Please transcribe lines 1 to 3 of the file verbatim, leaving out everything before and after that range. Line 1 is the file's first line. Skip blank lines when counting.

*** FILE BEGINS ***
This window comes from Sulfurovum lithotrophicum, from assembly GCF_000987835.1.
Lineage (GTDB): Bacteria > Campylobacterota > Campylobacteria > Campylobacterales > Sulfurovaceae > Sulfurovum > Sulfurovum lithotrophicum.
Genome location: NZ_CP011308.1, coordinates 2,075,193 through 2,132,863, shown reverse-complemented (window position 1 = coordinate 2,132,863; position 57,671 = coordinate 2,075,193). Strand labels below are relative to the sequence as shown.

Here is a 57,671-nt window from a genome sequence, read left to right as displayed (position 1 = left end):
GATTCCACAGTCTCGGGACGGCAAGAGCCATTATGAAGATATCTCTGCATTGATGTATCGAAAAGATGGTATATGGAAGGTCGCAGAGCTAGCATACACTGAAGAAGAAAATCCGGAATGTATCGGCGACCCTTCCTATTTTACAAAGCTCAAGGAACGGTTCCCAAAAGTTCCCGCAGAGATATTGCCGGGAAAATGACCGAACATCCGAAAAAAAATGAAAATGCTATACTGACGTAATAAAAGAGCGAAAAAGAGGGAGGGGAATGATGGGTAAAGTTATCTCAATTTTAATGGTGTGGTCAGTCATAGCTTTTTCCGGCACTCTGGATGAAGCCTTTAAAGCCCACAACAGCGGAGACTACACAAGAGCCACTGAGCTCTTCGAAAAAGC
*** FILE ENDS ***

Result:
This window comes from Sulfurovum lithotrophicum, from assembly GCF_000987835.1.
Lineage (GTDB): Bacteria > Campylobacterota > Campylobacteria > Campylobacterales > Sulfurovaceae > Sulfurovum > Sulfurovum lithotrophicum.
Genome location: NZ_CP011308.1, coordinates 2,075,193 through 2,132,863, shown reverse-complemented (window position 1 = coordinate 2,132,863; position 57,671 = coordinate 2,075,193). Strand labels below are relative to the sequence as shown.